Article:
So if the Atlanta Fed proves correct, then the US economy will have delivered 2 straight quarters of 3% GDP growth followed by a 4% GDP growth quarter. How on earth can anyone match this growth to a 10-year yield of 2.33%?
But you do have low inflation and “really weak income growth“, to quote David Rosenberg. Is this weakness in income growth what both long duration Treasuries and continuously falling retail stocks are suggesting?
3. Revival in Consumer Demand, Increased Capital Investment
Unfortunately, we are not talking about America. It is what is now evident in India. According to an article in LiveMint on Thursday, November 1, big consumer companies in India have reported a surprise acceleration in sales volume:
In the classic Buffet manner, the best long term plays on the Indian economy are consumer companies, especially food & household products companies. Traditional models have consistently failed to analyze the secular income growth & demand in rural India. Take for example, the simplest change that has been taking place in rural India for the past 3 years – thousands of villages that never had electric power are now getting 16-18 hours of electricity each day. Electricity has revolutionized lifestyles by allowing villagers to get smartphones & televisions. And that increases sales of branded consumer products almost exponentially.
What happens when the future becomes clearer and 4-7% unit volume growth becomes a reality? On Friday, November 2, Pepsico, Hershey and India’s ITC announced large investments in India’s food sector. ITC announced a $1.5 billion investment to set up 20 integrated food processing and logistics facilities. Pepsico reiterated its plan to invest $5 billion over the next five years with its partners. And Hershey, a relatively new entrant, said it is likely to invest USD 50 million in the next five years to grow and expand its presence in India.
No wonder INCO, a consumer sector ETF, typically outperforms INDA & INDY. Unfortunately, it is not an undiscovered story. Its Price/Book is a steep 5.44 & its trailing PE is 34. That is why a correction in Indian stocks usually proves to be a terrific opportunity.
Speaking of opportunity, take a look at a fantastic biscuit/cookie made by a 100% Indian company named Britania, the second largest holding (5.7%) in INCO.
Most of individual readers of these articles may not be able to buy stock of Britania Industries. But they can sure taste Bourbons. That brings to mind what we wrote in a June 2008 article that was inspired by CNBC’s Mark Haines & his conversations about Oreos with his 2008 fellow anchors Erin Burnett & Melissa Lee.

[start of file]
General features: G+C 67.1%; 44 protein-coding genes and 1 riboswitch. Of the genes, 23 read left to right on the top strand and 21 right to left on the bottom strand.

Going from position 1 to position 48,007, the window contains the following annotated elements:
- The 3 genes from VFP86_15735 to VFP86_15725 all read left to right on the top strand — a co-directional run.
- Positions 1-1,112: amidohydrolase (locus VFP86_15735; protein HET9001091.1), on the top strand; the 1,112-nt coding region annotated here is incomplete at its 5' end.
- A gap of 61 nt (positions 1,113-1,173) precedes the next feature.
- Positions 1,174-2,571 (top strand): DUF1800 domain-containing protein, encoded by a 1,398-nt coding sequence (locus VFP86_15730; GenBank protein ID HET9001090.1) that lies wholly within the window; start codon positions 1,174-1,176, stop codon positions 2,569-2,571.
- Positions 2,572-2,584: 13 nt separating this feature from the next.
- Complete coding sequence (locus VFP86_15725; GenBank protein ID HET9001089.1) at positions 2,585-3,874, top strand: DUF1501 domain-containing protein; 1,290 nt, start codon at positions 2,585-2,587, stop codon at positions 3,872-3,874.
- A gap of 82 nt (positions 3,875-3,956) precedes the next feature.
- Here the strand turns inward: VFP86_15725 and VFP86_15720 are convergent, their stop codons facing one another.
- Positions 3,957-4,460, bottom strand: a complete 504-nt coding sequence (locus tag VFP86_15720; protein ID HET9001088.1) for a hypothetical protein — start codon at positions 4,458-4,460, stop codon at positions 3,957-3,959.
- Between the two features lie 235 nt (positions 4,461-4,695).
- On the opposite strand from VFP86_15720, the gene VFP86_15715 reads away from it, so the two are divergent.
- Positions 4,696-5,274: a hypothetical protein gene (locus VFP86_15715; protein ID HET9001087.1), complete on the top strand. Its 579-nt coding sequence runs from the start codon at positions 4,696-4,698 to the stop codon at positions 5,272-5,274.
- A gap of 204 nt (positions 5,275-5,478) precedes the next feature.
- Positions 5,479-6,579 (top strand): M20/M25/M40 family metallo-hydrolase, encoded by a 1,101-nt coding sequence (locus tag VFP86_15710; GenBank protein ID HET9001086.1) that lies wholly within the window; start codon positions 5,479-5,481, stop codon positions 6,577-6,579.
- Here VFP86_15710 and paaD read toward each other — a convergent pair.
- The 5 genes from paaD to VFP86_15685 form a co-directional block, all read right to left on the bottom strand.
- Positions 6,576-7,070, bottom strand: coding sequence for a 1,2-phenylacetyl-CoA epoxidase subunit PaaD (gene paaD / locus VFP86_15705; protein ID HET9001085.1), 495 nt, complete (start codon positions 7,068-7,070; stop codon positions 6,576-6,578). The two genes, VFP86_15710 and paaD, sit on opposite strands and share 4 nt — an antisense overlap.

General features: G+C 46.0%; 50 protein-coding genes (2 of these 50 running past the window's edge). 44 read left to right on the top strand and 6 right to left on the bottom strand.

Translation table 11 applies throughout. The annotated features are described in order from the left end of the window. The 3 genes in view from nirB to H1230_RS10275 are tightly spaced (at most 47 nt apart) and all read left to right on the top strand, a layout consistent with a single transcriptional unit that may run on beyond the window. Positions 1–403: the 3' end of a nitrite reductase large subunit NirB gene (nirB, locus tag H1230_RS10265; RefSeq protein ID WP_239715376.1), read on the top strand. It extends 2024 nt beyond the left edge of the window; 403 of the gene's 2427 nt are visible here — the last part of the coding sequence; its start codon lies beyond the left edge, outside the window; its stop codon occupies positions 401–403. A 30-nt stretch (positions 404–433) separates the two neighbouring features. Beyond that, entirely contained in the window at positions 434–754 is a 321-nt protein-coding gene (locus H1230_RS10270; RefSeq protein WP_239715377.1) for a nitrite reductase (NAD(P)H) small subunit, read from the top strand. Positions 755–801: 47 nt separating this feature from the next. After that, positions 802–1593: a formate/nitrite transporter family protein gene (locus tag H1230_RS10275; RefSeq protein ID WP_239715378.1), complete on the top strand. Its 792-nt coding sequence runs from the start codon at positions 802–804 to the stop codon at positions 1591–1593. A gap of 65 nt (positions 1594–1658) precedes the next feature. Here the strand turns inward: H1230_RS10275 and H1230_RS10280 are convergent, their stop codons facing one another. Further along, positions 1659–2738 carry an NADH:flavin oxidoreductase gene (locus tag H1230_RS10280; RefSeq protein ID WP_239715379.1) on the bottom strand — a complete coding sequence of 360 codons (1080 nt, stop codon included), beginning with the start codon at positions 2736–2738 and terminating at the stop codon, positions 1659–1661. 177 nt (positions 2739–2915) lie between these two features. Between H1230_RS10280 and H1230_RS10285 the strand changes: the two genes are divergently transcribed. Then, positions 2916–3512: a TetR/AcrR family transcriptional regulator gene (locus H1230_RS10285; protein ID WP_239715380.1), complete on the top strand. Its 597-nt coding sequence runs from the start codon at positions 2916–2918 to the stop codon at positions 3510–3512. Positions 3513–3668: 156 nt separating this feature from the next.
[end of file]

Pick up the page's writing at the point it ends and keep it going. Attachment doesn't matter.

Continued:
- “So, folks, go to your nearest Indian Grocery store and buy a box of Bourbons. The world will seem a lot happier after you eat a few bourbons, just the way you feel after watching a good Bollywood film”
- “Bourbons – The name of a French Royal Dynasty for a biscuit marked by a company called Britannia Biscuits for classically Indian tastes. A true reflection of global desi spirit.”
- “Now, you know, there simply has to be a Bollywood film with a great musical score that brings together Paris, London in a classically Indian theme in a glorious blast of color and music!”
Since we didn’t include the clip in that 2008 article, we do so below – A unique way of visiting the Louvre, Trocadero Gardens, Notre-Dame & Champs-Élysées with a semi-urban Indian admirer of an Indian lady living in London played, of course, by a Miss Universe winner.
What’s the American touch, you ask? The song is called Ticket to Hollywood. The young lady refuses to give him his winning ticket. How does he then retrieve it without, shall we say, reaching in? Watch the last 30 seconds of the clip.
Interested New Yorkers can buy a large box of Bourbons near Lexington & 28th Street for $1.99. To sell in India, the product has look great, taste delicious and be inexpensive, unless you aim for the sliver who buy expensive products to flaunt their money. For example, Apple’s iPhone will only be for this sliver. Of course, even a sliver of India’s buyers is a large number.